Northern Prairie Wildlife Research Center
Southern Wetland Flora
Field Office Guide to Plant Species
Quercus palustris Muenchh.
- Family: Beech (Fagaceae)
- Flowering: April-May
- Field Marks: Pin oak is recognized by its lower hanging branches, its deeply 5- to 7-lobed leaves,
and its small acorns about 1/2 inch long.
- Habitat: Low woods, often growing as pure stands on tight clay soil, along streams, sloughs.
- Habit: Tree up to 82 feet tall; trunk diameter usually less than 3 feet; crown narrowly rounded
or oblong, with the lower branches drooping and persisting on the tree after they are dead.
- Bark: Light or dark brown, scarcely furrowed.
- Twigs: Slender, smooth, reddish brown to dark gray.
- Leaves: Alternate, simple, with 5-7 lobes, the sinuses extending more than half-way to the
midvein, dark green, smooth and shiny on the upper surface, paler and smooth on the lower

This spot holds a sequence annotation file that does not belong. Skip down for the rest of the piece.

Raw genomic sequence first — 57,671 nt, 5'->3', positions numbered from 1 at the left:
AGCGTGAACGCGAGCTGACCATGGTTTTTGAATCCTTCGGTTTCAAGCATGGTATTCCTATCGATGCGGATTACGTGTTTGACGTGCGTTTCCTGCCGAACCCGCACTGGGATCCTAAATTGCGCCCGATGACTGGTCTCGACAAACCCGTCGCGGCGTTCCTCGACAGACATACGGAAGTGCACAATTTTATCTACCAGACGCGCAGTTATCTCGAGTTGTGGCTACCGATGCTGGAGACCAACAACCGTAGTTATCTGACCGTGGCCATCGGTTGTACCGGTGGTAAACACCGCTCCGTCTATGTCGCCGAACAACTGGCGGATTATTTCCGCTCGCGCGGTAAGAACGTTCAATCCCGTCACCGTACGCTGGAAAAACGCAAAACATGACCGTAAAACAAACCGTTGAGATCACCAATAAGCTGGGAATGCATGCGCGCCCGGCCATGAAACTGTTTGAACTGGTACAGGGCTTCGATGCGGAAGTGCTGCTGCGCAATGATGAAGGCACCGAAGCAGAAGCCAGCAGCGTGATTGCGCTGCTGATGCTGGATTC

surface except for tufts of hairs in the axils of the veins, up to 7 inches long, up to 4 inches wide.
- Flowers: Male and female borne separately on the same plant, appearing when the leaves begin
- Sepals: 0.
- Petals: 0.
- Stamens: 3-12.
- Pistils: Ovary inferior.
- Fruits: Acorns 1-4 together, with or without stalks, up to 1/2 inch long, the nut hemispherical,
up to 1/2 inch across, enclosed less than 1/4 by the cup.
- Notes: The wood is used in general construction and for fuel and fence posts. Pin oak is a
popular ornamental. The acorns are eaten by waterfowl.
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